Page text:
How world sees SA: Fears Zuma will become increasingly irrational – investment analyst

DAVOS/SWITZERLAND, 27JAN10 - Jacob G. Zuma, President of South Africa, speaks at the Opening Media Lunch 'World Cup 2010 - before the kick-off' during the Annual Meeting 2010 of the World Economic Forum in Davos, Switzerland, January 27, 2010 at the Central Sport Hotel. Copyright by World Economic Forum by Michael Wuertenberg

How is the battle between President Jacob Zuma and finance minister Pravin Gordhan likely to end? London-based analyst Peter Attard Montalto, of Nomura, says that global investors fear that Zuma could easily take what market players might deem to be an irrational course of action. There’s much at stake, not only for Zuma. As Montalto highlights: the tenderpreneur faction – beneficiaries of black economic empowerment state procurement processes – is much bigger than the president. While the sands have shifted around Zuma, he is still powerful. The main take-away from Montalto’s analysis is that South Africa’s political landscape is becoming much harder to read. The higher risk is reflected in higher bond yields, he notes. However, after being burnt by recent volatility, international investors are likely to be very cautious about South Africa as they wait to see what Zuma’s next move will be. South African investors with a global outlook will undoubtedly be exploring other geographies to diversify against the increased risks in domestic markets as the biggest political scandal of the new South Africa, #Guptagate, continues to unfold. – Jackie Cameron 

Staff writer

A leading investment analyst on South Africa has warned of fears in the global investment community that President Jacob Zuma could take moves that seem irrational as he deploys a “scorched earth” strategy in the battle with Finance Minister Pravin Gordhan. A scorched earth defence strategy entails destroying everything that could be useful to an enemy.

“We appear to be entering the political endgame in terms of the current political ‘war’, but in this vortex of risks on all fronts things are ultimately unpredictable because the key protagonist – President Zuma – is in a weakened state with only a “scorched earth” strategy remaining to him. We think parliament should be watched particularly closely,” said Peter Attard Montalto, of Japan-headquartered investment bank Nomura.

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“We have had a different narrative around the balance of power this year from the market,” the London-based analyst noted.

“It saw Zuma weakened after Nene-gate and again after local elections. We saw Zuma retaining power until much more recently. This has forced ‘Team PG’ to use a long and subtle strategy.”

Montalto said “the most significant blow all year we believe was the last ANC NEC meeting, where the logistics (as opposed to names) of the succession were discussed and which represented a starting whistle for the succession battle to break into the open”.

“Looking back, we think this was the seminal moment. It meant the ANC was in a much more fractured state when the NPA press conference on Pravin Gordhan’s charges took place, and so senior internal leaders could come out in support of Mr Gordhan and tacitly oppose Jacob Zuma. The most significant evidence of this was this weekend with Cyril Ramaphosa backing Mr Gordhan.”

Pravin Gordhan’s court motion on Friday – requesting the court rule he is not obliged to intervene in the Gupta bank account issue – “will likely now add further pressure given uncertainty regarding the publication of the Public Protectors report on state capture which is subject to an interdict process and may not be resolved until 1 November”.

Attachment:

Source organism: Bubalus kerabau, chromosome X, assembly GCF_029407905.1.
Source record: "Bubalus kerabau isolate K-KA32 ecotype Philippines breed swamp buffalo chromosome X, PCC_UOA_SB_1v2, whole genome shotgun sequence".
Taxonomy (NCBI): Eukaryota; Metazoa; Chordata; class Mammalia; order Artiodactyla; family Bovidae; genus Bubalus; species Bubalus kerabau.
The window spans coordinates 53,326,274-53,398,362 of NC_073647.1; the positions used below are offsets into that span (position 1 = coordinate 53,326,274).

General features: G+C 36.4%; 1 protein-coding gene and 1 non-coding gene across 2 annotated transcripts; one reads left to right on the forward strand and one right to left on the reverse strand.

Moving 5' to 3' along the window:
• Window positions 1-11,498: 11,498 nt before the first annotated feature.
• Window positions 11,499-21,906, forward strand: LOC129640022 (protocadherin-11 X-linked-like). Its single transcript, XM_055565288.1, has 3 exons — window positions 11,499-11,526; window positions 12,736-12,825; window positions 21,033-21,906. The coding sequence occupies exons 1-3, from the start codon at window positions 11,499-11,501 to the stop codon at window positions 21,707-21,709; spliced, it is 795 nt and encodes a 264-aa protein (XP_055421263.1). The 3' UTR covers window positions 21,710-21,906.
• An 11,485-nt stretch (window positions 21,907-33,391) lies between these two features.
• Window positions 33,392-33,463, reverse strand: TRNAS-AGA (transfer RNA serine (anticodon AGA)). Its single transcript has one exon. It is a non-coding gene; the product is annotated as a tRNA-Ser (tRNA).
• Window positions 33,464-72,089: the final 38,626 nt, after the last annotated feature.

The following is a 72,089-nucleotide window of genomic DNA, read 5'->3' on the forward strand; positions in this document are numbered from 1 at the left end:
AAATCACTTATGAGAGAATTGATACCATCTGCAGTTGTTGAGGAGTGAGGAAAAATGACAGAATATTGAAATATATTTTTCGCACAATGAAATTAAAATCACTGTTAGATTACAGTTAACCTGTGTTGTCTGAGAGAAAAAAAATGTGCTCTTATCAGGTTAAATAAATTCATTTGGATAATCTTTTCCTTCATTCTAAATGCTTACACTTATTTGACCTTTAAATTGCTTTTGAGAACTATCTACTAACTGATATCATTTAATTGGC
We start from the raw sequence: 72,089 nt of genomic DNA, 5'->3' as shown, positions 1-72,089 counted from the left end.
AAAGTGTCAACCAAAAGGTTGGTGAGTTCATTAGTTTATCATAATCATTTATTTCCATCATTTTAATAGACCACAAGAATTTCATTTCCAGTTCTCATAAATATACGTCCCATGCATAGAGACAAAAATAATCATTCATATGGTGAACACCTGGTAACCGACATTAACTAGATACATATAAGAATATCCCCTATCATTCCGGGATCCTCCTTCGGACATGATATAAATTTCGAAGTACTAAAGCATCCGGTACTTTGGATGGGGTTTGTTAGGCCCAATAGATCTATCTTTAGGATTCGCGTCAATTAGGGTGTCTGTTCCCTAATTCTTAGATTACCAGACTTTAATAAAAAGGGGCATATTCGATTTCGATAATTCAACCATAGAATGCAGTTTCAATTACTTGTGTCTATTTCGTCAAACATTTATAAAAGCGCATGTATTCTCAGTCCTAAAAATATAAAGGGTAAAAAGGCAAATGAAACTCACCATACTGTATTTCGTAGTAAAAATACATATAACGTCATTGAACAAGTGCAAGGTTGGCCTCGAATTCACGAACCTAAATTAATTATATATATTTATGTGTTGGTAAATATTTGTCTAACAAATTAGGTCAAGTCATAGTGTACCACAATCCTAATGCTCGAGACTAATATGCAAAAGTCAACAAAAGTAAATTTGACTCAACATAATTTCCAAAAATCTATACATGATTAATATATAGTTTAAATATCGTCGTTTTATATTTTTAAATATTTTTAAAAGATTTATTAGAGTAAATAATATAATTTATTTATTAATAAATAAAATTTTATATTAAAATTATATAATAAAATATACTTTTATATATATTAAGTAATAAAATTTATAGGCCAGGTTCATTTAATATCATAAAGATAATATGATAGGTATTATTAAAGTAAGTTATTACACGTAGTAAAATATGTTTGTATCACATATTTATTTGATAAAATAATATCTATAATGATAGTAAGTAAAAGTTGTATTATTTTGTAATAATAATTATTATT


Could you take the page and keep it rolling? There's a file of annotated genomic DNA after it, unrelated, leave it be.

Montalto expects a “counter attack by Jacob Zuma’s faction”. The most important event to watch is whether the NPA moves to charge Pravin Gordhan on the so-called SARS “rogue spy unit” issue, he said.

“From comments at the press conference last week and in parliament it appears the NPA thinks it has a case. Further revelations from Team PG (Pravin Gordhan), however, are also possible given the structure of his court motion,” said the South Africa expert.

Montalto urged investors not to  underestimate the fact that Zuma “appeals to a particular internal constituency that the market struggles to understand”.

“Nor should we underestimate his ability to undertake what the market might deem an ‘irrational’ course of action like a scorched earth strategy. This is now what we most fear as it seems ‘simple’ routes out for him are increasingly unavailable.”

Turning to the growing rifts within the ANC, Montalto said he believed that, with ANC Chief Whip Jackson Mthembu not supporting Zuma, parliament is the most significant force to watch.

“We think we are moving to a situation of an ongoing stalemate but a fat downside tail risk of a ‘scorched earth’ strategy and that makes assigning probabilities of outcomes impossible. This is exacerbated by Jacob Zuma’s own unpredictability.”

This is “ultimately an existential battle for both sides”, emphasised Montalto. “This makes it difficult to see caretaker strategies, such as Cyril Ramaphosa taking over as an interim President, being politically acceptable on their own, maybe requiring wider compromise solutions involving larger shifts in personnel which would open up risk for investors.”

Montalto pointed out that the “tenderpreneur faction” – which includes nationalists, traditionalists and cadre-deployees – is larger “in absolute size” than just President Zuma.

“In this ultimately unpredictable environment the market’s concern is partly reflected in higher bond yields though investors are largely steering clear of ZAR at the moment after being burned by such volatility last week,” he added.

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